The December 3, 2021 issue of the Charleston Post and Courier posted a column from the Washington Post by Catherine Rampell, ”Priceless lessons from my sixth-grade English teacher.” This column caused me to reminisce about my own beginnings as a writer.

When I was young, two important events happened to me on the same day that played a significant role in my future. I was called to the principal’s, office, Mr. Livingston, at Woodruff high school. There to my total surprise I was presented with a check for $15.00. I was the winner of the contest to rename the Woodruff Soap Box Derby. My winning name, the Thrill Derby.

When I arrived home my dad handed me a letter which contained a check from the Progressive Farmer magazine for my article, “The Champ and I.” It was then that my dad decided that my interest in writing just might pay off. Although both checks were small, they were huge for a young teenager.

My interest in writing was kindled by Miss Coleman, my sixth grade teacher at Northside Grammar school. She introduced us to poetry and then required us to write a poem. At first I tried to ridicule the assignment with an absurd poem, but finally turned in my poem, “South Carolina.” She liked it so much that she submitted it to the Spartanburg Herald. The editor must have liked it because one Sunday morning there it was in the newspaper. Miss Coleman did not return after the Christmas break, but she had left her mark.

Eventually I became editor of our high school newspaper, Woodruff High Times, and was on the staff of both the Mars Hill College newspaper and the Furman University newspaper, The Hornet. It was through the Hornet that I interviewed Edward Weeks, editor of the Atlantic Monthly, when he came to Greenville for a lecture. I did my homework and when the time came I was prepared. He invited me to stay after the interview. “There must be others like you at Furman. Tell your instructor that I would be happy to meet with a small group of students if she will arrange it.” Sara Lowery, head of the speech department, arranged a small luncheon in a private room in the cafeteria. We ate steak while the other students ate hotdogs. That experience taught me to always do my homework.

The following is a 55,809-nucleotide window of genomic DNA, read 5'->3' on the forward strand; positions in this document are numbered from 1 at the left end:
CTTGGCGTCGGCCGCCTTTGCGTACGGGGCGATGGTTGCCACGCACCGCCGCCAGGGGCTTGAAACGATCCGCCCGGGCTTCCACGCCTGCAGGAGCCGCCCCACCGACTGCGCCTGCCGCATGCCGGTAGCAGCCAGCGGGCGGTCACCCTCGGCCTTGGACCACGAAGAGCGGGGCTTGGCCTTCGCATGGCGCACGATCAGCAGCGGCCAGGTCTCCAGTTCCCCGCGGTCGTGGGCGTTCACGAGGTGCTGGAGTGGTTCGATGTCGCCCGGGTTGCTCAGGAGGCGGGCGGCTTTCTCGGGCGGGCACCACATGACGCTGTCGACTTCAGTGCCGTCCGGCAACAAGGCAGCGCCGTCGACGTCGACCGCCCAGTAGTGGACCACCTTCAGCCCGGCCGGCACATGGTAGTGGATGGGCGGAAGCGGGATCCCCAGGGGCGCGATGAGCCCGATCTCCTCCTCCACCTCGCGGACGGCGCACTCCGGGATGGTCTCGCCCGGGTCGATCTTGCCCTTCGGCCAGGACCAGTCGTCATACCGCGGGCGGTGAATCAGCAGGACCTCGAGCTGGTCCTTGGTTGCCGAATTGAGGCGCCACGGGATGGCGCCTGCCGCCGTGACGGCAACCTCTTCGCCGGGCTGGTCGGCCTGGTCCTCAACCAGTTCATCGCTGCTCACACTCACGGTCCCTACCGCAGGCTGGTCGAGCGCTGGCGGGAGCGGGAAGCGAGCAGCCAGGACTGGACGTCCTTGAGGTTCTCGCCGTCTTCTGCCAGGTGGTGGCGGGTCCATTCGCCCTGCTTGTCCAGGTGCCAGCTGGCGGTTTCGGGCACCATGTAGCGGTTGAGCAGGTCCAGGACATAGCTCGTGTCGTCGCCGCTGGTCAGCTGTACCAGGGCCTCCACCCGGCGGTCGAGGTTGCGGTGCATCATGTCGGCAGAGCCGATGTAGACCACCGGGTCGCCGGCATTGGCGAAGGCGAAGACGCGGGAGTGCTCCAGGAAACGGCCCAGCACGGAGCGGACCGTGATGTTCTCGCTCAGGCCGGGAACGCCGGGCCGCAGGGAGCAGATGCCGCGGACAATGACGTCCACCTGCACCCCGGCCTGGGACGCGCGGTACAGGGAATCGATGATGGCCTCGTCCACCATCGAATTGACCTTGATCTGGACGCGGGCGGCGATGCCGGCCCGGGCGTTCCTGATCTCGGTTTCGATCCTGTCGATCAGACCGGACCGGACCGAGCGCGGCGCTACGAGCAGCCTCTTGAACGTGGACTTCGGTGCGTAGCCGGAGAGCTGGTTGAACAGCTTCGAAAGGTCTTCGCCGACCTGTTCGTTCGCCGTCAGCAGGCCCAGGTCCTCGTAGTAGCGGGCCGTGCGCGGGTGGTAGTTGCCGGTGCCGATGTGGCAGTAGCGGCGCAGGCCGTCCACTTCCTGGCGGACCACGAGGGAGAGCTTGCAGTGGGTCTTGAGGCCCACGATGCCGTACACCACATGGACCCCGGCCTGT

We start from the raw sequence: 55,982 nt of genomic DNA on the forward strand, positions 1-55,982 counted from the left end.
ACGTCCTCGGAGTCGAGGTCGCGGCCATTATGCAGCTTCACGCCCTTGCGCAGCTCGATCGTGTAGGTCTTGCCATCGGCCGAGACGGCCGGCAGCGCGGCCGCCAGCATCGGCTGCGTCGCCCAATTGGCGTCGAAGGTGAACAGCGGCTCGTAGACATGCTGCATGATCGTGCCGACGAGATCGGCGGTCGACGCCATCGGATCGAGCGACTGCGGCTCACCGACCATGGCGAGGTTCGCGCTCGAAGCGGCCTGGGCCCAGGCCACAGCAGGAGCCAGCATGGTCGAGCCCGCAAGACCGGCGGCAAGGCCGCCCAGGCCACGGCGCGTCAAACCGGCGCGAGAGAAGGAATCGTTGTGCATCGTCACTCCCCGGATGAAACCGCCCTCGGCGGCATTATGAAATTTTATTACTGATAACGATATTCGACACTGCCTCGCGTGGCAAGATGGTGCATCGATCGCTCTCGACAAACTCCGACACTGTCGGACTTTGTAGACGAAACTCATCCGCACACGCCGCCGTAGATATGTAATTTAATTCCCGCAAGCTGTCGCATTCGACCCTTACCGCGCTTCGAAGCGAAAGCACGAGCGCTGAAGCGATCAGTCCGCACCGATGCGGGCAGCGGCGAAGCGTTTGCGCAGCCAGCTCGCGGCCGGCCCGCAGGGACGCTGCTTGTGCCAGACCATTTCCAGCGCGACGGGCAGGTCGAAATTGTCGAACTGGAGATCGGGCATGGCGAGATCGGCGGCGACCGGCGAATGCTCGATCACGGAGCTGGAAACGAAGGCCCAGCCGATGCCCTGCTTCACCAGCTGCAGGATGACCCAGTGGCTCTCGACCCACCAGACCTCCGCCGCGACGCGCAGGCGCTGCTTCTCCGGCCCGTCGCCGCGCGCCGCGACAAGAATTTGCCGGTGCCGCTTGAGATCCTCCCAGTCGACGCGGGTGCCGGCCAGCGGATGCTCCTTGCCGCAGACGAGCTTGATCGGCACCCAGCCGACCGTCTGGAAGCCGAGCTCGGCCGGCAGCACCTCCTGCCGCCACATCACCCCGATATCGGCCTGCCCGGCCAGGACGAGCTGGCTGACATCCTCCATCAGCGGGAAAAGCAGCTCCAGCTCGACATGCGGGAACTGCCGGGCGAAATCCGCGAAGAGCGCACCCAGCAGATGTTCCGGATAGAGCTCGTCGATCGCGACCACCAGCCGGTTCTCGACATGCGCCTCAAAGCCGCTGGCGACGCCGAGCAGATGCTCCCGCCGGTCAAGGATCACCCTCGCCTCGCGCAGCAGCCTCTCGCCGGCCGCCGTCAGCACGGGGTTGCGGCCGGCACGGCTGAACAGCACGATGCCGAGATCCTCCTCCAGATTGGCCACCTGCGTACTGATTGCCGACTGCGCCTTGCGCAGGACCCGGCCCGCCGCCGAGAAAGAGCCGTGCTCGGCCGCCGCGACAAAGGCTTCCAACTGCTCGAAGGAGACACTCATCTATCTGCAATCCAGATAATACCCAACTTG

While working toward a Master’s degree at the University of Alabama I developed an interest in how we develop and apply listening skills. I also wrote a paper comparing the traditional freshman course in speech to courses in mass communication courses. This paper was accepted to be presented at the national convention of the Speech Association of America in Chicago. Dr. T; Earle Johnson for whom the paper was written didn’t think too highly of it when I turned it in to him, but after its acceptance by the national association he said, “Mitch, let me read that paper again.” A revised version was my first professional publication. It was published in the Furman University Studies Bulletin. Dr. Reid at Furman was my first real editor.

I owe a great debt to Ms. Eugenia Coleman and Dr. Alfred S. Reid. Both started me on a journey that still continues.